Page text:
I’m pretty big on finding creative ways to do expensive things. Sure it’s ok for people to make some money but when they outright gouge you (I’m look at you, digitial media comglomerates) so until real pricing comes around, piracy will be a source for the vast majority of people.
Now, this also applies to physical goods as well. I think the water we now get from our household pipes is no longer safe and has long-term detrimental effects. No I’m not going to link any ‘proof’ of this, you’ll have to do your own research and make up your own mind on this one. This then leads to water filters (given the size of that industry, that should be proof enough I think…) and we use a Brita water filter. The sad part is that they gouge on their replacement filters and that’s not right.
Then I found this instrucable and life was awesome for saving in a big way.
All the tools you need
Basically you re-use the old Brita filter(yay for recycling!), buy some ‘activated charcoal‘ from your local pet fish store, empty out the old stuff, put in the new stuff and bam! Instant new filter.
My only limitation now is that because I am in South Korea, finding any kind of activated charcoal is nearly impossible. Shipping from eBay is stupidly expensive so my options are pretty limited. I will be considering making my own. I’ll be doing something like this:
Now, there is this part about ‘activated’, which is not fully clear to me. Most of the places just say ‘modified’ by an ‘agent’. None of them explain, even in just simple terms, what this ‘activation‘ actually does. They tend to only say the end result (i.e. more porous) but never give any real details on this. When I see this ‘lack of explanation’, my concerns rise. On chemical activation, Wikipedia says this(and before any of you buggers TRY to blame Wikipedia, do some research and understand how a Wiki entry is actually created and the amount of work to get an article published and maintained):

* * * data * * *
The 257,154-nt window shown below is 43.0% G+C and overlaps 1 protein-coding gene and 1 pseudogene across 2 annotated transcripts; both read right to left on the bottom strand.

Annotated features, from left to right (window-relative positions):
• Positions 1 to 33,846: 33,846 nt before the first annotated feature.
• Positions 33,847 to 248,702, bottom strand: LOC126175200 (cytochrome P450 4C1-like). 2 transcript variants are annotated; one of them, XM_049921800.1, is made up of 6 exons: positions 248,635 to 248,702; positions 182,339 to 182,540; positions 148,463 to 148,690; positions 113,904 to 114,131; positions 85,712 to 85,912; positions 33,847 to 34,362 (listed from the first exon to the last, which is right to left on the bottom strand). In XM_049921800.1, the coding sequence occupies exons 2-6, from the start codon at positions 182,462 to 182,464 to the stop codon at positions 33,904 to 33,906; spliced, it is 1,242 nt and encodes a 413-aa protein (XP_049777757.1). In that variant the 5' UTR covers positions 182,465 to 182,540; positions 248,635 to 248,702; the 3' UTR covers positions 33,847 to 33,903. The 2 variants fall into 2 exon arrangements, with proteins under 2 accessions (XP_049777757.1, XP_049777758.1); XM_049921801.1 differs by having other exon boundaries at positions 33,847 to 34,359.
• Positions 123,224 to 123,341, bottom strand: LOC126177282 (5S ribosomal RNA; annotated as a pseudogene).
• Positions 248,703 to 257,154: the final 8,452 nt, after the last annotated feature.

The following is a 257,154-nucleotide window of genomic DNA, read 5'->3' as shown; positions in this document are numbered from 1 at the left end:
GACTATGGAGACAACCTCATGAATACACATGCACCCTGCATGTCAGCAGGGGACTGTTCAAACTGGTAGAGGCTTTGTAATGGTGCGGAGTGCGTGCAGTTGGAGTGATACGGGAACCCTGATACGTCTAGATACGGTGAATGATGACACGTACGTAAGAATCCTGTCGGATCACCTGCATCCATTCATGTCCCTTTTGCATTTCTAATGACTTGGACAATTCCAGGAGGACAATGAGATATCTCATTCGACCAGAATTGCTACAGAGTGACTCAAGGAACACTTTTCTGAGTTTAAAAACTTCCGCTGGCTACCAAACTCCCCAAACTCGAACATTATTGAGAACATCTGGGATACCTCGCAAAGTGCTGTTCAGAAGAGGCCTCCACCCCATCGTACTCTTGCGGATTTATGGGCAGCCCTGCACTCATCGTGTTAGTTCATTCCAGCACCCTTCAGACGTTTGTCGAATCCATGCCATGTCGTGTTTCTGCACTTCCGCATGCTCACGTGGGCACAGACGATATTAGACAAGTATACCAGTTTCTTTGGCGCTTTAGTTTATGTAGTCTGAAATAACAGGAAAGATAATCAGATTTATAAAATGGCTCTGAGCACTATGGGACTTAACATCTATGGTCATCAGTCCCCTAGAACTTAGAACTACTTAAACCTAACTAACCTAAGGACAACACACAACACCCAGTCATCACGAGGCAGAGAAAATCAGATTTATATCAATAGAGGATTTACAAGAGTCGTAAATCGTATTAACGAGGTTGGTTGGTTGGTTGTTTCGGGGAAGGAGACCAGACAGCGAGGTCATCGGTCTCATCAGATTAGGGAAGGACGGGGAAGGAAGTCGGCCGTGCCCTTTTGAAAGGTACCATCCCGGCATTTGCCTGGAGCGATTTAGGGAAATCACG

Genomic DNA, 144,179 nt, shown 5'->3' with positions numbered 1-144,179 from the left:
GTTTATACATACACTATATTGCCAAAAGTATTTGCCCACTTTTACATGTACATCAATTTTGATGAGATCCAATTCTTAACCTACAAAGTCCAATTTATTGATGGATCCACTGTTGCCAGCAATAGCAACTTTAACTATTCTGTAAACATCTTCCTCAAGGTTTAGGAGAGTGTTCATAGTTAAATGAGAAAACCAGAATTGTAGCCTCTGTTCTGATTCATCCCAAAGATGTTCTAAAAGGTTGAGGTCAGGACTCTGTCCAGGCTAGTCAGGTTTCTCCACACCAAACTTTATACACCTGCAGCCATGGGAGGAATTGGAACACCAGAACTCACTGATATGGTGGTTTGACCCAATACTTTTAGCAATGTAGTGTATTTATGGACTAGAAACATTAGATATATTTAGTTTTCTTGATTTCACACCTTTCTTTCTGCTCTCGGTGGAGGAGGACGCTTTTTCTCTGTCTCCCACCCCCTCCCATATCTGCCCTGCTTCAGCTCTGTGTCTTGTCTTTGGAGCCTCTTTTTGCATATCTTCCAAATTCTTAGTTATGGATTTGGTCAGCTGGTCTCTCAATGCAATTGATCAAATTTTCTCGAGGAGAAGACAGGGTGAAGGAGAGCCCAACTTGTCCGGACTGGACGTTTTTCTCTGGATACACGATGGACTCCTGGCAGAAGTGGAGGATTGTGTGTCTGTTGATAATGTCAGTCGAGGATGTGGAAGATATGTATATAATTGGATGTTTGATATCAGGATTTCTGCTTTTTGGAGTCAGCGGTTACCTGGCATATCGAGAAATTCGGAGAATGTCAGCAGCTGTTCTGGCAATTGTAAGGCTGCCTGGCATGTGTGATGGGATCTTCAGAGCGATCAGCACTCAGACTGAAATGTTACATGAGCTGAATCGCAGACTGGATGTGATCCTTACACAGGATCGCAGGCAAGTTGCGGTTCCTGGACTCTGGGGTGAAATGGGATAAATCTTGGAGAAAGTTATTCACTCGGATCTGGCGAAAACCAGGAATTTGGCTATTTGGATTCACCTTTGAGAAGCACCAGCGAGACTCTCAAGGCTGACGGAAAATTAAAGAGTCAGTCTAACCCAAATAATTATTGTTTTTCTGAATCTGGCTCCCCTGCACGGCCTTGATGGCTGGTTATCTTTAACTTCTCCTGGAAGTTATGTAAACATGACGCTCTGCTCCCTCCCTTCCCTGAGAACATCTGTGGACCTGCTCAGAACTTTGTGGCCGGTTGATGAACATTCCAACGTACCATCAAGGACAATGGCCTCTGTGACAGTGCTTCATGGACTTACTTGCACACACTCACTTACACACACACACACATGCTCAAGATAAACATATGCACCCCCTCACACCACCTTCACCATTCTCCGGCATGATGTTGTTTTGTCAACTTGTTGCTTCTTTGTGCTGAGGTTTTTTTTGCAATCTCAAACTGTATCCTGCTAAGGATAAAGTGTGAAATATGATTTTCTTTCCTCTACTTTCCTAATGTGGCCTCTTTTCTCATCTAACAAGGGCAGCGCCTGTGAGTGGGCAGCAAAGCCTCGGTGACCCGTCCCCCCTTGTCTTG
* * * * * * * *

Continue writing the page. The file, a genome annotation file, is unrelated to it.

Chemical activation: Prior to carbonization, the raw material is impregnated with certain chemicals. The chemical is typically an acid, strong base, or a salt (phosphoric acid,potassium hydroxide, sodium hydroxide, calcium chloride, and zinc chloride 25%). Then, the raw material is carbonized at lower temperatures (450–900 °C). It is believed that the carbonization / activation step proceeds simultaneously with the chemical activation. Chemical activation is preferred over physical activation owing to the lower temperatures and shorter time needed for activating material.
I’m not sold that this chemical process is all that healthy in the long-term. And since I can’t do their described physical process (involving sealed chambers and super high temps), I’ll be stick with straight up charcoal. This also lowers the cost too :)
I’ll see how this goes and try it on the weekend :) Will update this post on my results.